VMworld 2015: 5 Functions of SW Defined Availability

Session: INF4535

Duncan Epping, Frank Denneman

Introduction to SDA (Software defined availability): VM, server, storage, data center, networking, management. Business only cares about the application, not the underlying infrastructure.

vSphere HA

  • Configured through vCenter but not dependent on it
  • Each host has an agent (FDM) will be installed for monitoring state
  • HA restarts VMs when failure impacts those VMs
  • Heartbeats via network and storage to communicate availability
  • Can use management network or VSAN network if VSAN is enabled
  • Need spare resources
  • Admission control – Allows you to reserve resources in case of a host failure
  • Admission control guarantees VM receives their reserved resources after a restart, but does not guarantee that VMs perform well after a restart.
  • Best practices: Select policy that best meets your needs, enable DRS, simulate failures to test performance
  • Percentage based is by far the most used and is Duncan recommended
  • Duncan went through various failure scenarios (host failure, host isolation, storage failure) and how HA restarts the VMs.
  • Use VMCP (new in 6.0) [VM component protection]. Helps protects against storage connectivity loss.
  • Generic recommendations: disable “host monitoring”; make sure you have redundant management network; enable portfast; use admission control


  • DRS provides load balancing and initial placement
  • DRS is the broker of resources between producers and consumers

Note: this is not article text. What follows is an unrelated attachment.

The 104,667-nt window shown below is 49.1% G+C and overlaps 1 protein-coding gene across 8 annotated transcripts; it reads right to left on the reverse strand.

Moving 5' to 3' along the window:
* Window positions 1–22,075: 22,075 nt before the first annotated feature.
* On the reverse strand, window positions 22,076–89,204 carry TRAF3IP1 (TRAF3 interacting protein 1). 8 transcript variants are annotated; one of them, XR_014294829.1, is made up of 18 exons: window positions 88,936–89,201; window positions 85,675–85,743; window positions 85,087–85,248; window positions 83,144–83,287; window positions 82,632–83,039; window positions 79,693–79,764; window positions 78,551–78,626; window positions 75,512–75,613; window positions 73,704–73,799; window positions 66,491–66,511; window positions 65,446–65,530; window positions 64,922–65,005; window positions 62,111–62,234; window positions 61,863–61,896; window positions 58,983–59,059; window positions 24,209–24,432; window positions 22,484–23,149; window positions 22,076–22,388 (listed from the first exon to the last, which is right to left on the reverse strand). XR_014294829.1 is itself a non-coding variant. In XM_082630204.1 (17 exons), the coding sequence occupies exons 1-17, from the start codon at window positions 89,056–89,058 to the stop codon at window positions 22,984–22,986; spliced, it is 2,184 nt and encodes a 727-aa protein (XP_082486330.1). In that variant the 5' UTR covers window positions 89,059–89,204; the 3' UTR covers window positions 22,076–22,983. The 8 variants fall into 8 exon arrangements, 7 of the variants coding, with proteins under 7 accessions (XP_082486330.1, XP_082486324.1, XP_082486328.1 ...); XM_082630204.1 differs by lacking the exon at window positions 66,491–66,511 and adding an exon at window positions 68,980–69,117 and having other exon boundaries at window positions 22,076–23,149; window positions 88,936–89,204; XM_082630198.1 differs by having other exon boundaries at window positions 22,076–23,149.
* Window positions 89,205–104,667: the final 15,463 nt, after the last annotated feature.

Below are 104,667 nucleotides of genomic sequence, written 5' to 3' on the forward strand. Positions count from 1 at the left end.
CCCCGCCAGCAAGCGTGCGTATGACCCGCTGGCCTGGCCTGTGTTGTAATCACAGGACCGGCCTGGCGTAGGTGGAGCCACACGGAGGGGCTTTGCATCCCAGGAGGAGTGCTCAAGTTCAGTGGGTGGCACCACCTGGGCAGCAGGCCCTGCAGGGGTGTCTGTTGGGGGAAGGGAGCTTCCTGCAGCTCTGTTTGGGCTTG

• DRS goal is to provide the resources the VM demands
  • DRS provides cluster management (maintenance mode, affinity/anti-affinity rules)
  • DRS keeps VM’s happy, it doesn’t perfectly balance each host
  • DRS affinity rules: Control the placement of VMs on hosts within a cluster.
  • DRS highest priority is to solve any violation of affinity rules.
  • VM-host groups configureable in mandatory (must-rule) or preferential (anti-)affinity rules (should-rule)
  • A mandatory (must) rule limits HA, DRS and the user
  • Why use resource pools? Powerful abstraction for managing a group of VMs. Set business requirements on a resource pool.
  • Bottom line is resource pools are complex, and VMs may not get the resources you think they should. Only use them when needed.
  • Try to keep the affinity rules as low as possible. Attempt to use preferential rules.
  • Tweak aggressiveness slider if cluster is unbalanced.


  • Storage IO control is not cluster aware, it is focused on storage
  • Enabled at the datastore level
  • Detects congestion and monitors average IO latency for a datastore
  • Latency above a particular threshold indicates congestion
  • SIOC throttles IOs once congestion is detected
  • Control IOs issued per host
  • Based on VMs shares, reservations, and limits
  • SDRS runs every 8 hours and checks balance, and looks at previous 16 hours for 90th percentile
  • Capacity threshold per datastore
  • I/O metric threshold per datastore
  • Affinity rules are available
  • SDRS is now aware of storage capabilities through VASA 2.0 (array thin provisioning, dedupe, auto-tiering, snapshot)
  • SDRS integrated with SRM
  • Full vSphere replication full support


  • Migrate live VM to a new compute resource
  • vSphere 6.0: cross vCenter vMotion, long-distance vMotion, vMotion to cloud
  • May not realize it, but lots of innovation and new features here since its introduction in 2003
  • Long distance vMotion supports up to 150ms. No WAN acceleration needed.
  • vMotion anywhere: vMotion cross-vCenters, vMotion across hosts without shared storage, easily move VMs across DVS, folders and datacenters.

vSphere Network IO Control

  • Outbound QoS
  • Allows you to partition network resources
  • Uses resource pools to differentiate between traffic types (VM, NFS, vMotion, etc.)
  • Bandwidth allocation: Shares and reservations. NIOC v3 allows configuration of bandwidth requirements for individual VMs
  • DRS is aware of network reservations as well.
  • Bandwidth admission control in HA
  • Set reservations to guarantee minimum amount of bandwidth for performance of critical network traffic. Sparingly use VM level reservations.


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